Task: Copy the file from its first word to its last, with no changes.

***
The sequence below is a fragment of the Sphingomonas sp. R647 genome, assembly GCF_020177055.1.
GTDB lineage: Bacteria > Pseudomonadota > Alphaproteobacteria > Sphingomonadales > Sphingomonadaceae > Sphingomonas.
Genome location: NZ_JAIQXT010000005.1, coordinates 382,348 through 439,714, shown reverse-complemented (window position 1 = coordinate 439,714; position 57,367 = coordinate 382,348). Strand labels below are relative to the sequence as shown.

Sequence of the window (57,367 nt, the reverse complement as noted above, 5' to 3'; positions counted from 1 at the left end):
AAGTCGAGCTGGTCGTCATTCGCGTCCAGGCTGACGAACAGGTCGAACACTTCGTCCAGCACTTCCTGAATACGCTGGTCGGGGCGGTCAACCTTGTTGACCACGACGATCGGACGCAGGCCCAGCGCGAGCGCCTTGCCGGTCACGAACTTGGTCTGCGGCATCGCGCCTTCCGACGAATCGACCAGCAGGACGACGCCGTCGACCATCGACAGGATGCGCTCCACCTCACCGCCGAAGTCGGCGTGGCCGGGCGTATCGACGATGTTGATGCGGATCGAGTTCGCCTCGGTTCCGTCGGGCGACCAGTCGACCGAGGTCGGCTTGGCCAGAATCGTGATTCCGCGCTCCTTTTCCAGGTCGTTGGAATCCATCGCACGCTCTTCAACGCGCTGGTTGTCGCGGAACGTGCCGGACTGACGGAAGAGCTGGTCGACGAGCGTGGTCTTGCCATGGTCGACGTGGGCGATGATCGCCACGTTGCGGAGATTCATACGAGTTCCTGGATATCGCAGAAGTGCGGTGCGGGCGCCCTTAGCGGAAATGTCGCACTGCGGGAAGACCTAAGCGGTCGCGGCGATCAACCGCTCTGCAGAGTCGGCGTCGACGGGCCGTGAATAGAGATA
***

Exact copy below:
The sequence below is a fragment of the Sphingomonas sp. R647 genome, assembly GCF_020177055.1.
GTDB lineage: Bacteria > Pseudomonadota > Alphaproteobacteria > Sphingomonadales > Sphingomonadaceae > Sphingomonas.
Genome location: NZ_JAIQXT010000005.1, coordinates 382,348 through 439,714, shown reverse-complemented (window position 1 = coordinate 439,714; position 57,367 = coordinate 382,348). Strand labels below are relative to the sequence as shown.

Sequence of the window (57,367 nt, the reverse complement as noted above, 5' to 3'; positions counted from 1 at the left end):
AAGTCGAGCTGGTCGTCATTCGCGTCCAGGCTGACGAACAGGTCGAACACTTCGTCCAGCACTTCCTGAATACGCTGGTCGGGGCGGTCAACCTTGTTGACCACGACGATCGGACGCAGGCCCAGCGCGAGCGCCTTGCCGGTCACGAACTTGGTCTGCGGCATCGCGCCTTCCGACGAATCGACCAGCAGGACGACGCCGTCGACCATCGACAGGATGCGCTCCACCTCACCGCCGAAGTCGGCGTGGCCGGGCGTATCGACGATGTTGATGCGGATCGAGTTCGCCTCGGTTCCGTCGGGCGACCAGTCGACCGAGGTCGGCTTGGCCAGAATCGTGATTCCGCGCTCCTTTTCCAGGTCGTTGGAATCCATCGCACGCTCTTCAACGCGCTGGTTGTCGCGGAACGTGCCGGACTGACGGAAGAGCTGGTCGACGAGCGTGGTCTTGCCATGGTCGACGTGGGCGATGATCGCCACGTTGCGGAGATTCATACGAGTTCCTGGATATCGCAGAAGTGCGGTGCGGGCGCCCTTAGCGGAAATGTCGCACTGCGGGAAGACCTAAGCGGTCGCGGCGATCAACCGCTCTGCAGAGTCGGCGTCGACGGGCCGTGAATAGAGATA